Over the past couple of years, Apple has sued semiconductor manufacturer Qualcomm in three different countries, with its United States claim seeking approximately $1 billion in damages. In its complaint, Apple alleged that Qualcomm was “withholding” that sum “as retaliation for [Apple] responding truthfully to law enforcement agencies investigating [Qualcomm].”
In a major development in the litigation just last month, Qualcomm amended its counterclaim against Apple to include allegations that Apple “stole confidential data about [Qualcomm’s] modem chips and gave it to Intel,” a Qualcomm competitor.
Apple did have access to Qualcomm’s proprietary information by virtue of a master software agreement from 2010, which was obtained when Apple “exercised its commercial leverage” and “promised to keep the information close.” Qualcomm claims that, instead of protecting this information, Apple’s engineers “provided to Intel engineers Qualcomm software and confidential information, including source code, for the purpose of improving the performance of Intel’s chipset solutions.” The implication is that Apple is using Qualcomm’s patented technologies to improve Intel’s products so that Apple can switch suppliers, thereby avoiding the very expensive licensing fees charged by Qualcomm.
The 2010 agreement also gave Apple more favorable licensing terms compared to its competitors; while the typical manufacturer might have to pay $30 per phone in royalties to Qualcomm, Apple successfully negotiated a price of only $10 per phone. As part of that deal, Apple agreed not to encourage regulators from “crack[ing] down on Qualcomm” but did not prohibit Apple from answering truthfully answer “questions in any investigation already under way.”
Even for a company of its size, a ten-figure judgment in favor of Qualcomm would be crippling to Apple’s financial health.
This past Friday, Qualcomm dropped another bombshell in court, stating that Apple is currently $7 billion (with a “B”) behind in these patent royalty payments to Qualcomm. Allegedly, the iPhone manufacturer “virtually stopped making royalty payments to Qualcomm a year ago.” The company goes as far to accuse Apple of aiming to “destroy Qualcomm’s business model.” While the latter may be nothing more than alarmist rhetoric, the former suggests that Apple is getting serious about its fight with Qualcomm. Such a sum indicates that Apple is prepared to take this fight to the bitter end; after all, $7 billion constitutes roughly 15% of Apple’s net income in 2017. Even for a company of its size, a ten-figure judgment in favor of Qualcomm would be crippling to Apple’s financial health.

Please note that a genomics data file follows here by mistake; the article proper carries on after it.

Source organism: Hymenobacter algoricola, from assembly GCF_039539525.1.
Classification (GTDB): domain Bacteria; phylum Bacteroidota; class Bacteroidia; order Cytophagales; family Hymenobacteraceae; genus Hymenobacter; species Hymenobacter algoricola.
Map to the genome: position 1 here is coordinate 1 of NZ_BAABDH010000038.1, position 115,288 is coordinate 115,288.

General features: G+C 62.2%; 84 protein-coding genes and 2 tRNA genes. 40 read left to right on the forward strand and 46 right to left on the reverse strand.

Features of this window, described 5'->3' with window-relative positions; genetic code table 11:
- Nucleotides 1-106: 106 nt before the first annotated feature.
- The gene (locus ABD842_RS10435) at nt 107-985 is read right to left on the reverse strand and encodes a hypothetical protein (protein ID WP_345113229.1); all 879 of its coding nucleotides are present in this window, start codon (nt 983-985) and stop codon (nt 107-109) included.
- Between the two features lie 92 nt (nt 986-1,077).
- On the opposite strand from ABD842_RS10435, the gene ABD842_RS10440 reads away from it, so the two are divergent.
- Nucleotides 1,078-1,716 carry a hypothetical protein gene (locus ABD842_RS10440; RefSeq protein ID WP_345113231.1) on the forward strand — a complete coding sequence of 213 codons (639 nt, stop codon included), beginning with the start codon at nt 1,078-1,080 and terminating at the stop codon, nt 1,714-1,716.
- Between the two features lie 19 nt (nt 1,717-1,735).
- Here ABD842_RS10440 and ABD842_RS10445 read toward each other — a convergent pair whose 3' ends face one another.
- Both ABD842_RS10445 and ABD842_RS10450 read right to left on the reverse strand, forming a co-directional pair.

There is no question that Qualcomm has exercised outsize authority in the mobile phone industry through its aggressive patent strategy; but should they be punished for doing so? After all, this is just the sort of protection patents are aimed at providing, regardless of whether such protections may ultimately stifle short-term competition in the market. Apple and other smartphone manufacturers may find Qualcomm’s practices extortionary and “unfair,” but there is little doubt that Qualcomm is acting beyond the privileges granted by virtue of such patent protection. And we all know how unreliable an argument predicated on the concept of “unfairness” is in a contract dispute between two sophisticated industry giants.
The Constitution of the United States empowers Congress to offer patent protection as a means to promote innovation via “progress of science and useful arts.” Under current industry standards, it seems that Qualcomm has a firm grip on many technologies essential to constructing modern mobile phones. In the short term, this is bad news for manufacturers; but in the long run, these industry players are incentivized to produce disruptive new technologies to avoid Qualcomm’s patents and bring even greater value to consumers.
While Apple and its competitors bemoan the unfairness of Qualcomm’s patent licensing strategy, it seems they ignore the potential unfairness of depriving Qualcomm of patent protection and the benefit of its licensing agreements. Apple claims it “believes deeply in innovation,” yet seeking to devalue the bargained-for benefits of another entity’s innovative strategy suggests that Apple believes far more in doing whatever it takes to bolster its bottom line.